On the eve of heading up to Canada this week to attend the Toronto Film Festival, where his documentary “Lil Nas X: Long Live Montero” has its world debut Saturday night, pop superstar Lil Nas X was playing it nonchalant about stepping outside the music realm a bit to be the center of a splashy event in the movie world. “Not really,” he answers, when asked whether it means anything special to him to have a gala premiere at North America’s biggest film event. “I mean, I’m excited to go there and to see what people think, and also, I’ve never been to a film festival, so maybe I’ll meet people and and build some future relationships. That can be cool.”
His real sense of excitability is reserved for the impact he thinks the film might have out in the world, and how those who identify with him might relate to it. He grows more passionate when the question arises about whether the doc might serve to elevate issues of representation. “I truly hope so,” Nas says. “I know in my lifetime, while I’m here, I’m going to do my best to make the ceiling unreachable to where we can go as Black queer people. And I mean unreachable as, like, it can go above and beyond. I feel like we live in a generation where Black queer people really control culture, and they’re helping really take the world to the next level. And I think that’s going to have an effect on our youth watching us. So… yeah, basically!”
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Variety spoke with Nas and the film’s two co-directors, Carlos López Estrada and Zac Manuel, about how the film developed from an open-ended desire on the part of the star’s record company to just make sure Nas’ first tour was documented to something that had more personal or cultural resonance, even if no one involved had much initial idea what shape that might take.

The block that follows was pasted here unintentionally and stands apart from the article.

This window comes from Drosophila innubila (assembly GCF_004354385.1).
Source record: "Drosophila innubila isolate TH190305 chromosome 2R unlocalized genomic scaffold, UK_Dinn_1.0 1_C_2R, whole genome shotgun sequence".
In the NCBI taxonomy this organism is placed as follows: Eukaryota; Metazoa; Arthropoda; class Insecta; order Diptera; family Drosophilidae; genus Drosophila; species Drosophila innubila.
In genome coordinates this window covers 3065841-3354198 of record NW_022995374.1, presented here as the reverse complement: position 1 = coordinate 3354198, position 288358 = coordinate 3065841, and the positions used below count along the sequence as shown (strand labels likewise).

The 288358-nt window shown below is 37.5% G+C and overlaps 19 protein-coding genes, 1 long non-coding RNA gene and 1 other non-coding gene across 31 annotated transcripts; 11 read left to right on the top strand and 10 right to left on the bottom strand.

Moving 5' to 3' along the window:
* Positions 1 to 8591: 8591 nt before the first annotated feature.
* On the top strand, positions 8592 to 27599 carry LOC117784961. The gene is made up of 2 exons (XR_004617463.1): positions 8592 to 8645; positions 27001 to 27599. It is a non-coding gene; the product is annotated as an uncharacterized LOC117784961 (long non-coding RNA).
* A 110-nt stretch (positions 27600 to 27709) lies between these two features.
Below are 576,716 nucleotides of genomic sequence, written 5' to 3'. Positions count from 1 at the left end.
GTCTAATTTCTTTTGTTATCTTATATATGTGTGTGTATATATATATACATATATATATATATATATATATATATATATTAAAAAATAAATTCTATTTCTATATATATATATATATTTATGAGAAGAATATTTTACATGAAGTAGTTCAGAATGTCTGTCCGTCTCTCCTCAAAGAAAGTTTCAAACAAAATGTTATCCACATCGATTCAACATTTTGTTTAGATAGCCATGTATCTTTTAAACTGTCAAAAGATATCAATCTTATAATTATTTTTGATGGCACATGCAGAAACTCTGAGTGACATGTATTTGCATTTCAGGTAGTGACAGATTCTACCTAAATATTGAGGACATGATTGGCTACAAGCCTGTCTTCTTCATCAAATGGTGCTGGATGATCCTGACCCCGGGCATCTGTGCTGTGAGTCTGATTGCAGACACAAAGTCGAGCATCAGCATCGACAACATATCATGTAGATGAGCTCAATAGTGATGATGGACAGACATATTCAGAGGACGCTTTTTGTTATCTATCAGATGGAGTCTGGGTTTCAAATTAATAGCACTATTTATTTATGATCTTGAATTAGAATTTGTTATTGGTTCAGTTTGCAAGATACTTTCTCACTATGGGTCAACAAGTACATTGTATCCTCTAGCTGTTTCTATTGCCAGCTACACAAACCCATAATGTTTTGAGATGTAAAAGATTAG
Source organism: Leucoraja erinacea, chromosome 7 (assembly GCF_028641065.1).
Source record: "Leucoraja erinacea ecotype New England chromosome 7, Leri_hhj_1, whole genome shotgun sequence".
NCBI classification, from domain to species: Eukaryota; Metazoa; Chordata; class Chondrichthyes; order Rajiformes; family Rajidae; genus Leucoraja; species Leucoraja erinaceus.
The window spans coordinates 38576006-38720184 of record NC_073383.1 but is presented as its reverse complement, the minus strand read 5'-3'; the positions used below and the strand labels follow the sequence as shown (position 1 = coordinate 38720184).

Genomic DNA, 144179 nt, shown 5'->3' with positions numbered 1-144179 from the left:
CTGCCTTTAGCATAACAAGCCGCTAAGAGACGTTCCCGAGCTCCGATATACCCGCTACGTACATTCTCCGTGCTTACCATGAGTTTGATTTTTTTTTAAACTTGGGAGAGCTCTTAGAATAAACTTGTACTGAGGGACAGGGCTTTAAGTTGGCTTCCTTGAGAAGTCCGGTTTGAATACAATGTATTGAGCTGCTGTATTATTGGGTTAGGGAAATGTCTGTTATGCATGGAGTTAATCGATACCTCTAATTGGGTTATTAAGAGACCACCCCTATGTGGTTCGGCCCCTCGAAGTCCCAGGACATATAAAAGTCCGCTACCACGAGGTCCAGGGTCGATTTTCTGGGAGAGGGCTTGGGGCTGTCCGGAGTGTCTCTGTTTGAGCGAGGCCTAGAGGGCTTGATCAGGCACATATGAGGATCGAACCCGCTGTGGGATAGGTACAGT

On its most basic level, “Long Live Montero” captures a fairly anomalous moment in pop music, when someone has become such an overnight sensation, he has joined the ranks of top music superstars before he’s ever done his first tour. “Scared” is a word Nas uses in the film to describe his state of mind as he looks at putting together a highly choreographed and costumed outing in just a month’s time, although he doesn’t look particularly nervous. And maybe he really doesn’t have that much reason to be afraid of failure, as the Long Live Montero tour hits the road in September of 2022 for an eight-month run. Here is a guy who followed up one of the quantifiably biggest hits in the annals of popular music, “Old Town Road,” by coming out as gay… and had that experience go better than almost anyone could have imagined, in terms of wide acceptance and moving needles.
But if the film captures Lil Nas X taking a massive victory lap, on a tour that goes off without any real hitches, there are still some slight speed bumps in which the star has things to wrestle with along the way, like whether he yet feels as comfortable being himself around his family, in his newly emboldened identity, as he does in front of thousands of concertgoers or millions of TV viewers.
“I think there are a lot of different layers to the film, which is surprising maybe for a music documentary,” says co-director Manuel. “I think what was really important was that Montero himself was so transparent in his identity and also his journey toward being the fullest version of his identity that he really wanted to be. And I think sharing that journey with us and going on that journey with his family ended up really becoming the heart of the film. He is a really intelligent and thoughtful person, and he’s able to reflect on his place as an artist in the international pop music world. But he’s also able to put himself in perspective as a part of a continuum of other Black queer artists and performers who came before him. I think his reflections on those things became the spine and the heart of the film — and it became really important to the narrative, and also to how we understand him as more than just an artist, but understand him as a person.”
Surely the instigators of the film (which include Columbia Records and Sony Music as producing entities and Columbia label chief Ron Perry among the executive producers) had instincts, or hopes, that the doc would end up being as intimate as it ultimately got. But at the outset, the immediate mission was just to make sure Nas’ first time(s) stepping out onto a stage at length, beyond the realm of VMAs and Grammy one-offs, did not go undocumented.